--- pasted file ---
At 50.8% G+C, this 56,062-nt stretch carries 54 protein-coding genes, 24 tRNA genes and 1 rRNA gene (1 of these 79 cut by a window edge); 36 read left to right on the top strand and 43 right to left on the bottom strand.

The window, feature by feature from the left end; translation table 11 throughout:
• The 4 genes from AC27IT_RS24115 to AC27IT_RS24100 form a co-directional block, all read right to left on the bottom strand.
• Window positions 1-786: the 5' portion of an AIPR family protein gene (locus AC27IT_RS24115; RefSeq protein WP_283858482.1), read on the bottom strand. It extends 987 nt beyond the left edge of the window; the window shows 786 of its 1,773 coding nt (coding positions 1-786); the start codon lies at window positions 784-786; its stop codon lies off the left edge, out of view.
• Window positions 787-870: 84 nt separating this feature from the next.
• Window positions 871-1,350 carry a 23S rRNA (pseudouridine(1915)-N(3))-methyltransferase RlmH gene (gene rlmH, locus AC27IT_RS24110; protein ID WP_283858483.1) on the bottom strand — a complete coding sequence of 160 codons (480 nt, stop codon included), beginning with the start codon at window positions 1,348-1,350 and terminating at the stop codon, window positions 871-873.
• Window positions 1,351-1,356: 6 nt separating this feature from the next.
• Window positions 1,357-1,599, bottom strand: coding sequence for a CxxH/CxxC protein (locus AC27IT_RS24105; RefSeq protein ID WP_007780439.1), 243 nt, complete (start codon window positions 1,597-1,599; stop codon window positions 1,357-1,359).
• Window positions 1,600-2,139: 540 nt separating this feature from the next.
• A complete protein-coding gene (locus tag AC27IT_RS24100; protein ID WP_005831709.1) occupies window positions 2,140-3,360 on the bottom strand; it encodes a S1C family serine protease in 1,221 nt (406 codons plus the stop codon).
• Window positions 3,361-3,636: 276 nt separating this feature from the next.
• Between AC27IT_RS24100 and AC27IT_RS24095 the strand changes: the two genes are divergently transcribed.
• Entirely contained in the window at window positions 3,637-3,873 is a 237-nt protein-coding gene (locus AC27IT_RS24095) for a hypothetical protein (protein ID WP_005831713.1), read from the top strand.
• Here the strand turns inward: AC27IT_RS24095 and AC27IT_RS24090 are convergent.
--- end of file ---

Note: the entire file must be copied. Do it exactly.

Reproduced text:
At 50.8% G+C, this 56,062-nt stretch carries 54 protein-coding genes, 24 tRNA genes and 1 rRNA gene (1 of these 79 cut by a window edge); 36 read left to right on the top strand and 43 right to left on the bottom strand.

The window, feature by feature from the left end; translation table 11 throughout:
• The 4 genes from AC27IT_RS24115 to AC27IT_RS24100 form a co-directional block, all read right to left on the bottom strand.
• Window positions 1-786: the 5' portion of an AIPR family protein gene (locus AC27IT_RS24115; RefSeq protein WP_283858482.1), read on the bottom strand. It extends 987 nt beyond the left edge of the window; the window shows 786 of its 1,773 coding nt (coding positions 1-786); the start codon lies at window positions 784-786; its stop codon lies off the left edge, out of view.
• Window positions 787-870: 84 nt separating this feature from the next.
• Window positions 871-1,350 carry a 23S rRNA (pseudouridine(1915)-N(3))-methyltransferase RlmH gene (gene rlmH, locus AC27IT_RS24110; protein ID WP_283858483.1) on the bottom strand — a complete coding sequence of 160 codons (480 nt, stop codon included), beginning with the start codon at window positions 1,348-1,350 and terminating at the stop codon, window positions 871-873.
• Window positions 1,351-1,356: 6 nt separating this feature from the next.
• Window positions 1,357-1,599, bottom strand: coding sequence for a CxxH/CxxC protein (locus AC27IT_RS24105; RefSeq protein ID WP_007780439.1), 243 nt, complete (start codon window positions 1,597-1,599; stop codon window positions 1,357-1,359).
• Window positions 1,600-2,139: 540 nt separating this feature from the next.
• A complete protein-coding gene (locus tag AC27IT_RS24100; protein ID WP_005831709.1) occupies window positions 2,140-3,360 on the bottom strand; it encodes a S1C family serine protease in 1,221 nt (406 codons plus the stop codon).
• Window positions 3,361-3,636: 276 nt separating this feature from the next.
• Between AC27IT_RS24100 and AC27IT_RS24095 the strand changes: the two genes are divergently transcribed.
• Entirely contained in the window at window positions 3,637-3,873 is a 237-nt protein-coding gene (locus AC27IT_RS24095) for a hypothetical protein (protein ID WP_005831713.1), read from the top strand.
• Here the strand turns inward: AC27IT_RS24095 and AC27IT_RS24090 are convergent.